Questions about art assents created in photoshop (painted)

Sero

Member
Hello,

I'm newbie game maker user and have done couple of tutorials with pixel art so far.

I'm looking for some guidelines and information regarding creating and using your own painted assets in game maker.

1. When painting assets should these be done as vector files before inportin to game maker?
2. Any suggestions what size characters / objects / buildings should be if I want to make game resolution 1080p?

Br
Sero
 

Rayek

Member
No-one responded yet? Seems as if everyone is doing pixel art based graphics around here ;-P

Seriously though, a couple of pointers regarding non-pixel art game art assets:

  • work at the native resolution of 1920x1080 (or the highest resolution your game will be displayed at). But don't overdo it. I would stop at 1920x1080, even when the game will be displayed at 4K for an action game. But for still graphics (GUI, static screens) it will look much nicer at 4K. But going higher than 1080p will generally be useless, and only blow up file sizes, graphic memory usage, and reduce performance. Stick with 1080p.
  • to prepare an asset at the exact required resolution, create a mockup game screen in your image editor, and place/create the asset at the required size. Then export at that size. (or export at the true larger size, and if your game engine supports on-the-fly down-scaling while importing, use that option.)
  • I always work at higher resolutions (two or three or even more) when designing and creating game assets, and then scale them down at the end. If you do work this way, ensure the details/textures look fine at the intended resolution, though.
  • initially working at higher than required resolutions will allow for far more flexibility later: suppose you decide that a certain enemy character would be really nice to rework as a larger version, or you rethink the base size, or you require a zoomed in version. Creating your base assets at larger sizes allows for that flexibility later on.
    This is less of an issue with vector-based art, but you still have to keep the final output size in mind. While vector can be zoomed in and out during the design process, the overall design and details/textures you add may not work for a larger version, and vice versa a larger detailed version may not look great at smaller scales. Test, test.
  • if you have assets which will be zoomed in / enlarged while playing, prepare the asset at the max zoom level.
  • asset that are very fuzzy such as fluffy clouds, misty fuzzy mist layers, fake motion blurred and blurred assets, fuzzy special effects (smooth explosions, etc.), blurred backgrounds generally do not need to be exported at native resolution, and should be exported at a much lower resolution to save graphics memory/improve performance. This requires a bit of trial and error, so export the asset at various resolutions to discover the lowest resolution you can get away with.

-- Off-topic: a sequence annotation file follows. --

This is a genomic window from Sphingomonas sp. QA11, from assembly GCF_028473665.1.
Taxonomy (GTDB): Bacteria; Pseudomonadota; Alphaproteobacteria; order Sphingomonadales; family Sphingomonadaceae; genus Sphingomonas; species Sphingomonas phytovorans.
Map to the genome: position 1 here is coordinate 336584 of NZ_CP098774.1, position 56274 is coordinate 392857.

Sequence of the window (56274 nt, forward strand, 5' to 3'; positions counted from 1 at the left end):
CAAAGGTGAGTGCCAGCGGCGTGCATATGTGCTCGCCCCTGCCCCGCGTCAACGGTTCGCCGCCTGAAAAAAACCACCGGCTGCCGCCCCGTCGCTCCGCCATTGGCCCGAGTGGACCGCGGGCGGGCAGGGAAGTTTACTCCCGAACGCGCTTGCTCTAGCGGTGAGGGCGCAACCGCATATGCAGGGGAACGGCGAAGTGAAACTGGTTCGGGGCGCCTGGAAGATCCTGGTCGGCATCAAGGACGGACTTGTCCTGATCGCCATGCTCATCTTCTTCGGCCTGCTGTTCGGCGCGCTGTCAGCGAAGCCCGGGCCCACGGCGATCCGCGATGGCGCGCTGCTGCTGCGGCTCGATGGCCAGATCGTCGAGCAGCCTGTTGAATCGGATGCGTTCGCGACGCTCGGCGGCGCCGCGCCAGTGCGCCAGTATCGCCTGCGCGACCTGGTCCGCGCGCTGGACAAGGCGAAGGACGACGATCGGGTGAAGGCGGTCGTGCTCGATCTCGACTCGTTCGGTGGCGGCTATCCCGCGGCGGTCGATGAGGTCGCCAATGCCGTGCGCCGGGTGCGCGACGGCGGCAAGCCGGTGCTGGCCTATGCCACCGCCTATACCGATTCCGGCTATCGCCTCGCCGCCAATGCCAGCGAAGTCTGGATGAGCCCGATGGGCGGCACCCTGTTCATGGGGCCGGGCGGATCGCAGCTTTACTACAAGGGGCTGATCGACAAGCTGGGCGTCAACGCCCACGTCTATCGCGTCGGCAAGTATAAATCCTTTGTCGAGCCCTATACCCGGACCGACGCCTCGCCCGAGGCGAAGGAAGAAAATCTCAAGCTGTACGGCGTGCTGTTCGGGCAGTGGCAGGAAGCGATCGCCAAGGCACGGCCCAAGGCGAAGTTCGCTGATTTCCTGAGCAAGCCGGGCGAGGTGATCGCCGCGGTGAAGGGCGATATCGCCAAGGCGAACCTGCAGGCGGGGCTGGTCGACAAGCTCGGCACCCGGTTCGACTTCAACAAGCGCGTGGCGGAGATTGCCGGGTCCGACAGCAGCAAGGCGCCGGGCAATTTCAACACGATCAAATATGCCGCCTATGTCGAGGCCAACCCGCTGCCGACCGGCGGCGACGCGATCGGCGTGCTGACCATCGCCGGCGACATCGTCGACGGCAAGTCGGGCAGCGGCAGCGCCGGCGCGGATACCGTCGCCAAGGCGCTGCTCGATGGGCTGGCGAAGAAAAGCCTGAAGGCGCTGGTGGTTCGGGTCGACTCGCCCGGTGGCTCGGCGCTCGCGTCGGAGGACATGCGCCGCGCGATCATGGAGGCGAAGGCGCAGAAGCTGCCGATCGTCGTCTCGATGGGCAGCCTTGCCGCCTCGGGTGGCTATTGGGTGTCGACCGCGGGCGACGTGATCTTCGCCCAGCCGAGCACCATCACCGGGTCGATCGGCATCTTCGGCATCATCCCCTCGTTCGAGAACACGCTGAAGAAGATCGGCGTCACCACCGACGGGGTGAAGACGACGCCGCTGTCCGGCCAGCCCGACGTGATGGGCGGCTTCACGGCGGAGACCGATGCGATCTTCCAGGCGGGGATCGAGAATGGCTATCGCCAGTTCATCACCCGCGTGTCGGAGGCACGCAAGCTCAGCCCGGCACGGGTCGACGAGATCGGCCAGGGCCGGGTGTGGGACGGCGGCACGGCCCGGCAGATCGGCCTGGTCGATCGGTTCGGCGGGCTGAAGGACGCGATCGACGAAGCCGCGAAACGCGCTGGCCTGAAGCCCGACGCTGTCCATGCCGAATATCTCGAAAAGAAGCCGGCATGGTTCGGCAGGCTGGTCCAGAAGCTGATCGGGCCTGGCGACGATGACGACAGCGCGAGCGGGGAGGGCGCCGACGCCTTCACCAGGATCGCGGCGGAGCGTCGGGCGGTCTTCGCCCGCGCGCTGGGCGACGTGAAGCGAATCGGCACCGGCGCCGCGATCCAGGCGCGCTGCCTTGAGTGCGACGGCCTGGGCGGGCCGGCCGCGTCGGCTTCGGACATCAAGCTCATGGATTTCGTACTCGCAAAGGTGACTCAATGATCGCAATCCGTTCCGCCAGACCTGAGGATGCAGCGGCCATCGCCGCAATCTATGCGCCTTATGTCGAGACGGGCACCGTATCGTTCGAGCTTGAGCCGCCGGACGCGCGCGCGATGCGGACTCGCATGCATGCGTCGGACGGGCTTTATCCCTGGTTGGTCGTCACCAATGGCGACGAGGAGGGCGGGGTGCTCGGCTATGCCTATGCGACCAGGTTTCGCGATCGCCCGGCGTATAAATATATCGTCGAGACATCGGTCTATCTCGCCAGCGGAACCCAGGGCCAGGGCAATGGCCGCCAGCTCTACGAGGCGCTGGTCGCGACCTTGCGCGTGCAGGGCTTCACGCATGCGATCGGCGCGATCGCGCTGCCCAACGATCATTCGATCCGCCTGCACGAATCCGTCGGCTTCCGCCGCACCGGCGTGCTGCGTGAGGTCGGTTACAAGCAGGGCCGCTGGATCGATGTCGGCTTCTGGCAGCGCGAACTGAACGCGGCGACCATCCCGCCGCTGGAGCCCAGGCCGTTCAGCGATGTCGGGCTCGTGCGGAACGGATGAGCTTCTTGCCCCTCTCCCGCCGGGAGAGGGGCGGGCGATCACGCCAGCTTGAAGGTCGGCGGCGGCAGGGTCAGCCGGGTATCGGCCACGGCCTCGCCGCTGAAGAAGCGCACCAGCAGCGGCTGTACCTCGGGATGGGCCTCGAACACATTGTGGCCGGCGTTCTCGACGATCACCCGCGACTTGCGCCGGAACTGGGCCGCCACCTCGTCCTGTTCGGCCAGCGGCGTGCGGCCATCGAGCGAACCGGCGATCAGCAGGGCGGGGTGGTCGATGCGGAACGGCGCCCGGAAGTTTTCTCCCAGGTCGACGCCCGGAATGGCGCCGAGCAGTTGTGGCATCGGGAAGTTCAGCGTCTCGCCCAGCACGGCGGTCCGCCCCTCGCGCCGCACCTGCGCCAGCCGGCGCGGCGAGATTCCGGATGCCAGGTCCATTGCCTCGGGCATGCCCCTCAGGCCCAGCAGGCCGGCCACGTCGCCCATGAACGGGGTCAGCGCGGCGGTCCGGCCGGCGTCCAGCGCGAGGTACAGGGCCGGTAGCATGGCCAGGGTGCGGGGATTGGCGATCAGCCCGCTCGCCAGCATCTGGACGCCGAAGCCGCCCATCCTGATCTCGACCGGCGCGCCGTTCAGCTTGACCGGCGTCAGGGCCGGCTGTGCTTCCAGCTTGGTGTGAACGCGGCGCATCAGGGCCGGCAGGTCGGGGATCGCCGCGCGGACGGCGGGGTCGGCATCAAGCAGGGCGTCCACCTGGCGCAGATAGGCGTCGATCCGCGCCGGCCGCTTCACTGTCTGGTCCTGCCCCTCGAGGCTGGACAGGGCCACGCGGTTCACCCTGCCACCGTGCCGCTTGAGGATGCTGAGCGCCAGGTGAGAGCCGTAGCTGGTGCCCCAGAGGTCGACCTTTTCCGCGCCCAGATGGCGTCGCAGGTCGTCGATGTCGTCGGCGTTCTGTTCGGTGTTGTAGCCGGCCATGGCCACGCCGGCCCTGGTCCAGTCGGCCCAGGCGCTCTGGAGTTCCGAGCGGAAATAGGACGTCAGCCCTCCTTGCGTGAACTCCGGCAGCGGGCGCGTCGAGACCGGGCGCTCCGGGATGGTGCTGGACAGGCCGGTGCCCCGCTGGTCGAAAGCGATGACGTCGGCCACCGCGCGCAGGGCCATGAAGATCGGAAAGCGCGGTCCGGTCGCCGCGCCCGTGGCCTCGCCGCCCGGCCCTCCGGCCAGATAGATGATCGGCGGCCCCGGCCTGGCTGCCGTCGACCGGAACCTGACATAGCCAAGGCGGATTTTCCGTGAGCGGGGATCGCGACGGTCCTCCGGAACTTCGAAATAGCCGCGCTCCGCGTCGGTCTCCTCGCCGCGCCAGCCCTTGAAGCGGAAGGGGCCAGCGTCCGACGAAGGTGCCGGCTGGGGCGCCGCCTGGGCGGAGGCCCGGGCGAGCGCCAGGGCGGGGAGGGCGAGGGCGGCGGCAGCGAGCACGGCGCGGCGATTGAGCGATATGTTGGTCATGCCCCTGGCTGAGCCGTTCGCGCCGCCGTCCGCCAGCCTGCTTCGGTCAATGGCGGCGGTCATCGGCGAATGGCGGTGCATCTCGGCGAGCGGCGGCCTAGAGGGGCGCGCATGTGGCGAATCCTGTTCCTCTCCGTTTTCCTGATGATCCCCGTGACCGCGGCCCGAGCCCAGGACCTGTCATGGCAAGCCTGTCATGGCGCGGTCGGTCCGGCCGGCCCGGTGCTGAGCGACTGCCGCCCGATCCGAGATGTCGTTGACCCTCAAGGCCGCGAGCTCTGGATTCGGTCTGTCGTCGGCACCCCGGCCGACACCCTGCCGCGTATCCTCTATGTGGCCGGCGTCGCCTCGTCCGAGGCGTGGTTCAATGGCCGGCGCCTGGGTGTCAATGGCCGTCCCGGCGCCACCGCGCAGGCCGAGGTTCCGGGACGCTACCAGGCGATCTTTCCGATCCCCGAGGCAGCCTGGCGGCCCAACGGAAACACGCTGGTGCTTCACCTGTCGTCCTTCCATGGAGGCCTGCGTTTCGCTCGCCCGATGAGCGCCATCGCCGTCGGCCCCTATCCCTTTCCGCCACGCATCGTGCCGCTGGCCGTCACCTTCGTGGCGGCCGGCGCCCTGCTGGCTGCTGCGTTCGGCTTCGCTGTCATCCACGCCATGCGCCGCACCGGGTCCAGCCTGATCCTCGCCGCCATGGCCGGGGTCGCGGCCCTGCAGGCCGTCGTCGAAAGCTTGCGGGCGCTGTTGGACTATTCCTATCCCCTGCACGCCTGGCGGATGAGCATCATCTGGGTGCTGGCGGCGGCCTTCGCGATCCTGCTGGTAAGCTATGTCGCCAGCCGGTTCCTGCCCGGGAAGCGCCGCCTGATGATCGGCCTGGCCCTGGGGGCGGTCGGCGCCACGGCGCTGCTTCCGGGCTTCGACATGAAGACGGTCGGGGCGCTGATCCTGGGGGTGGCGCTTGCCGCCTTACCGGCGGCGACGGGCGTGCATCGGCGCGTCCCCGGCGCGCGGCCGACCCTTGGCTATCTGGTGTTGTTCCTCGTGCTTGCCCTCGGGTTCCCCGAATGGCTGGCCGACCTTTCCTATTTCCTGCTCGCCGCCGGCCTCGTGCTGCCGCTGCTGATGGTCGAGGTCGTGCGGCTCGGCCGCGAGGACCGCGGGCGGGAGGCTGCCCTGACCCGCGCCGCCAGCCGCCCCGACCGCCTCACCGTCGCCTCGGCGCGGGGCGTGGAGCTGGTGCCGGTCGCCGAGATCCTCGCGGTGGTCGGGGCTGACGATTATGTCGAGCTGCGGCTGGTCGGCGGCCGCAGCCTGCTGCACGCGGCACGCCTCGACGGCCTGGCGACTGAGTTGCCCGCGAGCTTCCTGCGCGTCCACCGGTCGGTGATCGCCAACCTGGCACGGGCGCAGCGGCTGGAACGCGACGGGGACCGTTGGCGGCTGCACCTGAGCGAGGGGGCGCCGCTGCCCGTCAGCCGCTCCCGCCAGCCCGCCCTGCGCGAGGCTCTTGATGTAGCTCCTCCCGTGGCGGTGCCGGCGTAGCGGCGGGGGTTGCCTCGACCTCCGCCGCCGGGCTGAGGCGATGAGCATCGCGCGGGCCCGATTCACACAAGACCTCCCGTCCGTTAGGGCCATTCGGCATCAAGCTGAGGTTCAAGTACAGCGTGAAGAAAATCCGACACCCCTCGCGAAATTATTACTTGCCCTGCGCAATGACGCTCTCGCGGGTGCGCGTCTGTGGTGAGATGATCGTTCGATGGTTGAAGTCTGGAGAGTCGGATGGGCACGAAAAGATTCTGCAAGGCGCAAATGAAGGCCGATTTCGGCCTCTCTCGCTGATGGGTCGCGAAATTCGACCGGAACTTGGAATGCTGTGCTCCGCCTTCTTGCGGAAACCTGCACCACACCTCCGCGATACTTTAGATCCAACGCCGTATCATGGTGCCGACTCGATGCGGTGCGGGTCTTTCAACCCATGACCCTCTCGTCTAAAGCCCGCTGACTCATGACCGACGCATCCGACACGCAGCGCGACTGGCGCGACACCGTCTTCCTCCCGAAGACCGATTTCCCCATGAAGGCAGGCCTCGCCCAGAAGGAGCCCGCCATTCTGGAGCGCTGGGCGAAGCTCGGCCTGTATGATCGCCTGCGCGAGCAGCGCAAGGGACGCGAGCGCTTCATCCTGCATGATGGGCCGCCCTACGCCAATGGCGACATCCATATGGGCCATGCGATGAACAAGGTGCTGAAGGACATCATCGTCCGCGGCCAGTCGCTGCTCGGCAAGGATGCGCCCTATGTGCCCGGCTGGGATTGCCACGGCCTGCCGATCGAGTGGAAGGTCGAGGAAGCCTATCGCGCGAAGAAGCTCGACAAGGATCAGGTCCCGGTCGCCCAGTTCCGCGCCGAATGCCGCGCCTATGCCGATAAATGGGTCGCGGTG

• fast moving objects which are never seen by the player as still-standing objects may be exported at lower resolution as well to save on memory and improve performance. But be very careful here, and test, test, test.
  • often graphics feature a limited palette of colours. To optimize file size and potentially drastically reduce the final file size of your game, optimize those assets with a tool like Colour Quantizer (see free tools thread)
These rules apply to either bitmap or vector based game art assets. Sooner or later in the pipeline, in the end vector assets will be converted to pixels (bitmap), so always ensure you preview your graphics (either vector or bitmap based) in a game mockup, or better: in a test game environment in the game engine to see how things will work out.

As for your first question: it depends on your art workflow. If your art style is vector compatible, it may make life much easier, and editing/updating assets later is simpler, and you have more flexibility with scaling and export. If your art style is more free-style, you may want to avoid vector-based illustrations, and hand-draw assets. Skull Girls is entirely hand drawn, for example.

Creating hand-drawn/painted bitmap-based game art requires a bit more forethought as to how the asset will be used. That is why I always prefer to work at a much higher resolution, and put up a zoomed out preview while working on it.

Another option is to use a 3d app like Blender to create your game graphics, and render them out to the required resolution. A good example of that workflow is seen in this game: https://steamcommunity.com/app/1126420
The advantage is that such assets can be rendered from any view, and re-rendered at higher or lower resolutions as the game designer requires. Takes more work and technical know-how, though. Nothing comes for free!